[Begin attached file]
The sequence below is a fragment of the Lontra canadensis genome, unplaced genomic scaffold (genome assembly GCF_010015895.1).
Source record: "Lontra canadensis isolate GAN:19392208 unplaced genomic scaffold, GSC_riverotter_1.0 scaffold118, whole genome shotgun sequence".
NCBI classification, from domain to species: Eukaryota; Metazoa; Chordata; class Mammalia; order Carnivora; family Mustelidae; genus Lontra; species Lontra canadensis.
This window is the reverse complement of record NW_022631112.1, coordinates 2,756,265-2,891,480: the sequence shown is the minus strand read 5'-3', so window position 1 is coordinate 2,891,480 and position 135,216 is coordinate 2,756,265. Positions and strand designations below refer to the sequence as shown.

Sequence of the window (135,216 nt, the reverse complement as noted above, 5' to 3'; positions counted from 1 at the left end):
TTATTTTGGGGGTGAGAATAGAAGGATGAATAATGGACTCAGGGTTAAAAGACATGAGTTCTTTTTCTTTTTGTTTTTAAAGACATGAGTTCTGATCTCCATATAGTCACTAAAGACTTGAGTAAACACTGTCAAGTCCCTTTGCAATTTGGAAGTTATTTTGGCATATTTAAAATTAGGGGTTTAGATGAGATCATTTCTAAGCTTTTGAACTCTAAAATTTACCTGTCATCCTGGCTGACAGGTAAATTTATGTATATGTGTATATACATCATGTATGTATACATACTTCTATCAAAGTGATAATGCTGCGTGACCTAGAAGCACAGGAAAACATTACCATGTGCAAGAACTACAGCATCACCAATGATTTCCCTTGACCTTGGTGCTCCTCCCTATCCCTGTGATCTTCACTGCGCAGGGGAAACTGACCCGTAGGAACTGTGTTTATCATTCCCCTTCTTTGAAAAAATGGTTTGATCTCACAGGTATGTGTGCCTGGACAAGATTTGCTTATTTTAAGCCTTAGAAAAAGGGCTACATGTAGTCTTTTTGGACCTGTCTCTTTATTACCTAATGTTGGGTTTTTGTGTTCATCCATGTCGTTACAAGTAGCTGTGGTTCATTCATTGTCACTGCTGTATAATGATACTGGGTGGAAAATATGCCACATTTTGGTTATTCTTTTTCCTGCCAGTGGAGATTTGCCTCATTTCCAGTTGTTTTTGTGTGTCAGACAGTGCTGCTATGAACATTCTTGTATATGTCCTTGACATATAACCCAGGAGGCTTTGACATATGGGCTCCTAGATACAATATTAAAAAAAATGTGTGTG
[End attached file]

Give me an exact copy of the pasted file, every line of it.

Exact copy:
The sequence below is a fragment of the Lontra canadensis genome, unplaced genomic scaffold (genome assembly GCF_010015895.1).
Source record: "Lontra canadensis isolate GAN:19392208 unplaced genomic scaffold, GSC_riverotter_1.0 scaffold118, whole genome shotgun sequence".
NCBI classification, from domain to species: Eukaryota; Metazoa; Chordata; class Mammalia; order Carnivora; family Mustelidae; genus Lontra; species Lontra canadensis.
This window is the reverse complement of record NW_022631112.1, coordinates 2,756,265-2,891,480: the sequence shown is the minus strand read 5'-3', so window position 1 is coordinate 2,891,480 and position 135,216 is coordinate 2,756,265. Positions and strand designations below refer to the sequence as shown.

Sequence of the window (135,216 nt, the reverse complement as noted above, 5' to 3'; positions counted from 1 at the left end):
TTATTTTGGGGGTGAGAATAGAAGGATGAATAATGGACTCAGGGTTAAAAGACATGAGTTCTTTTTCTTTTTGTTTTTAAAGACATGAGTTCTGATCTCCATATAGTCACTAAAGACTTGAGTAAACACTGTCAAGTCCCTTTGCAATTTGGAAGTTATTTTGGCATATTTAAAATTAGGGGTTTAGATGAGATCATTTCTAAGCTTTTGAACTCTAAAATTTACCTGTCATCCTGGCTGACAGGTAAATTTATGTATATGTGTATATACATCATGTATGTATACATACTTCTATCAAAGTGATAATGCTGCGTGACCTAGAAGCACAGGAAAACATTACCATGTGCAAGAACTACAGCATCACCAATGATTTCCCTTGACCTTGGTGCTCCTCCCTATCCCTGTGATCTTCACTGCGCAGGGGAAACTGACCCGTAGGAACTGTGTTTATCATTCCCCTTCTTTGAAAAAATGGTTTGATCTCACAGGTATGTGTGCCTGGACAAGATTTGCTTATTTTAAGCCTTAGAAAAAGGGCTACATGTAGTCTTTTTGGACCTGTCTCTTTATTACCTAATGTTGGGTTTTTGTGTTCATCCATGTCGTTACAAGTAGCTGTGGTTCATTCATTGTCACTGCTGTATAATGATACTGGGTGGAAAATATGCCACATTTTGGTTATTCTTTTTCCTGCCAGTGGAGATTTGCCTCATTTCCAGTTGTTTTTGTGTGTCAGACAGTGCTGCTATGAACATTCTTGTATATGTCCTTGACATATAACCCAGGAGGCTTTGACATATGGGCTCCTAGATACAATATTAAAAAAAATGTGTGTG